Education without the purpose of giving life to the learners, is not education. That is why education is never meant to be reduced to merely the training of certain skills and the mastery of certain knowledge. Education must aim at life, and life to the fullest as defined by God as the creator of life. The mood of relationship in education should be that of a loving relationship, like what is modeled by the LORD. However, I shall remind all of us that I do not refer to the puppy love or romantic love that is always full of flowers and good feelings. One must understand that when a father loves his children, he sometimes must use the rod of discipline. Moses referred to how God humbled the Israelites while in the wilderness for forty years:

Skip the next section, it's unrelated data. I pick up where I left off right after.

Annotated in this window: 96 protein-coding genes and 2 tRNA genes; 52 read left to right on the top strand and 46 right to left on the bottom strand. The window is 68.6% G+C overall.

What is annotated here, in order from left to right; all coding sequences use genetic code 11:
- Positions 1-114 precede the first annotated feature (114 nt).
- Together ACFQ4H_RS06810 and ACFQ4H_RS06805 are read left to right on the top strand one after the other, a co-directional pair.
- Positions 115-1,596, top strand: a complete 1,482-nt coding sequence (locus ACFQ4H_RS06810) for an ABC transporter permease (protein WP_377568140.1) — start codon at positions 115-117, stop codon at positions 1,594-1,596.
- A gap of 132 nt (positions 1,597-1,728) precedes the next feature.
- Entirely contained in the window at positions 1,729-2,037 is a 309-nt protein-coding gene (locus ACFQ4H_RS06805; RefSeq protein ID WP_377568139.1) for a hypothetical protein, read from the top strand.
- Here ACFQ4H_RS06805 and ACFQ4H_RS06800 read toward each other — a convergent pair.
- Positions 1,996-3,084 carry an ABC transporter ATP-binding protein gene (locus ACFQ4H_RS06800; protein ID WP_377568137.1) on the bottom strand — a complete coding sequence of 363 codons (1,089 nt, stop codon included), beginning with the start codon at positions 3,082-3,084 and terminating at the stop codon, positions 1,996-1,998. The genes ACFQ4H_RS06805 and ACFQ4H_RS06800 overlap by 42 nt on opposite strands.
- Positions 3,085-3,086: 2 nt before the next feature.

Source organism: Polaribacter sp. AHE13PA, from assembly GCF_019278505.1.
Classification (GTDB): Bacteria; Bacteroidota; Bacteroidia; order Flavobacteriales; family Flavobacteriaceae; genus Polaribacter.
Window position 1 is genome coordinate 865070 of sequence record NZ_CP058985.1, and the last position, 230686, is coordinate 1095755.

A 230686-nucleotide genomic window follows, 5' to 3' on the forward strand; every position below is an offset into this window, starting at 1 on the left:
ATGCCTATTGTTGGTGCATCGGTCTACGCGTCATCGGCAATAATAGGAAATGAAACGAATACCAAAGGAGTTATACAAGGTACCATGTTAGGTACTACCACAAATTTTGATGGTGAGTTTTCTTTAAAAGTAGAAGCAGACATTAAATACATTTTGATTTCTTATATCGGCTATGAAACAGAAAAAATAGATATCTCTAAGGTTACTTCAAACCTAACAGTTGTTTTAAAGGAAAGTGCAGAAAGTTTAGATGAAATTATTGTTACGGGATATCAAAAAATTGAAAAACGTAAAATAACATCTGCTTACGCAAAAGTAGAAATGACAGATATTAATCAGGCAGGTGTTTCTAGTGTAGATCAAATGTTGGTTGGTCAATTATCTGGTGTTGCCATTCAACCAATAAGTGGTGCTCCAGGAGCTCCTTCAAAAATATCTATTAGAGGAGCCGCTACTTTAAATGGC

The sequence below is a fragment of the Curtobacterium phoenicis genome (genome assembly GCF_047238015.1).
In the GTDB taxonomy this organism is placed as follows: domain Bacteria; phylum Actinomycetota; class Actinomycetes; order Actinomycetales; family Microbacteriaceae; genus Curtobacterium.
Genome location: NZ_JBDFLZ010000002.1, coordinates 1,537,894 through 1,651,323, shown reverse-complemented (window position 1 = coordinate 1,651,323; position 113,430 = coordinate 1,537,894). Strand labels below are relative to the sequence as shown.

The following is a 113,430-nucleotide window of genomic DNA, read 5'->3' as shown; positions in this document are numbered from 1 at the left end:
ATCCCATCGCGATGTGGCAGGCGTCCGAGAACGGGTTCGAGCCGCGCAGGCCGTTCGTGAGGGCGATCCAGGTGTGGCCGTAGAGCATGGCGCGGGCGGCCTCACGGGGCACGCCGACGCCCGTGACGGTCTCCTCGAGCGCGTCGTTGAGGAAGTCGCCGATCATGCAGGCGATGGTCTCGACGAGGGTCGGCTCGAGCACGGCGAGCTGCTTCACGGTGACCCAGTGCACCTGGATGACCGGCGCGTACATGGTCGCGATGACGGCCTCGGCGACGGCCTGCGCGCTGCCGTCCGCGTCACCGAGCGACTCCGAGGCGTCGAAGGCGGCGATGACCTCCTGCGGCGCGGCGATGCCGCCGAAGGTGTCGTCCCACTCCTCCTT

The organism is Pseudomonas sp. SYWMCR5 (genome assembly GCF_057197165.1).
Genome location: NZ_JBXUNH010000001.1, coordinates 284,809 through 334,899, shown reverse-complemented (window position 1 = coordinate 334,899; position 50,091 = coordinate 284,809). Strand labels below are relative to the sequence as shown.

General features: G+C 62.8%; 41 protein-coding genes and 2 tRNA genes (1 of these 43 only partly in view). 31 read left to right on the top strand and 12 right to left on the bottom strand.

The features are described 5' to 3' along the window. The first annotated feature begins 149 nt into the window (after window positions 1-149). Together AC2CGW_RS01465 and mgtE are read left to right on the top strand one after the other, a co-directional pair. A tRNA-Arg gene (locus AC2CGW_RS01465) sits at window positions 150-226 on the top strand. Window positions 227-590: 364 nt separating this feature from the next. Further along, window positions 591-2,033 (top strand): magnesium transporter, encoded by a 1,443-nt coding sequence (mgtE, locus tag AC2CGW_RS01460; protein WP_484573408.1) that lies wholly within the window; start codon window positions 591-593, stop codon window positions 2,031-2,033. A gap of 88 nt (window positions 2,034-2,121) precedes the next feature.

“And he humbled you and let you hunger and fed you with manna, which you did not know, nor did your fathers know, that he might make you know that man does not live by bread alone, but man lives by every word that comes from the mouth of the Lord.” (Deuteronomy 8:3)
God did not pamper his people. He gave them difficulties. God literally starved his people so they will depend on God instead of the means of the world. The famous quote:
לֹא עַל־הַלֶּחֶם לְבַדּוֹ יִחְיֶה הָאָדָם כִּי עַל־כָּל־מוֹצָא פִי־יהוה יִחְיֶה הָאָדָם
Translation: “Not on bread only man shall live, but on every word of the mouth of the LORD man shall live.”
Jesus quoted this, in Matthew 4:4, when rejecting the devil’s first temptation:
ὁ δὲ ἀποκριθεὶς εἶπεν• γέγραπται• οὐκ ἐπʼ ἄρτῳ μόνῳ ζήσεται ὁ ἄνθρωπος, ἀλλʼ ἐπὶ παντὶ ῥήματι ἐκπορευομένῳ διὰ στόματος θεοῦ.
Translation: “And he answered, he said: it is written: not on bread alone man shall live, but on every word coming out through the mouth of God.”